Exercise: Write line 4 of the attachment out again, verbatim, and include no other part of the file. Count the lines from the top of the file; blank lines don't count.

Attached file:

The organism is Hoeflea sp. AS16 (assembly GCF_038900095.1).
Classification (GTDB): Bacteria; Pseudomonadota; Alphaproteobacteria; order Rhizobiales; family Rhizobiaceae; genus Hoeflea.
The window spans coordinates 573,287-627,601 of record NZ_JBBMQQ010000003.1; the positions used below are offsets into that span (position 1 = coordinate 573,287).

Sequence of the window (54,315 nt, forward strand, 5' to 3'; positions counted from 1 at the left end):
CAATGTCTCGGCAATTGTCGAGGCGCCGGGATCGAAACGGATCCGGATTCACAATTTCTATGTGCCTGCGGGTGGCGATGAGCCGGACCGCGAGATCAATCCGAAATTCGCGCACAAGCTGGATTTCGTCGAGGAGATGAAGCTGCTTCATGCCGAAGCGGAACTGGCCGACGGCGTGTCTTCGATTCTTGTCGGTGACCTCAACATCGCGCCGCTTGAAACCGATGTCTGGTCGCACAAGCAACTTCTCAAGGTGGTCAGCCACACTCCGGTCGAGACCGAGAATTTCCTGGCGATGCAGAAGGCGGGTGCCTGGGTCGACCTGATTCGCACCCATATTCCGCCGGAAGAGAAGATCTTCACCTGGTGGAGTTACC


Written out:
Sequence of the window (54,315 nt, forward strand, 5' to 3'; positions counted from 1 at the left end):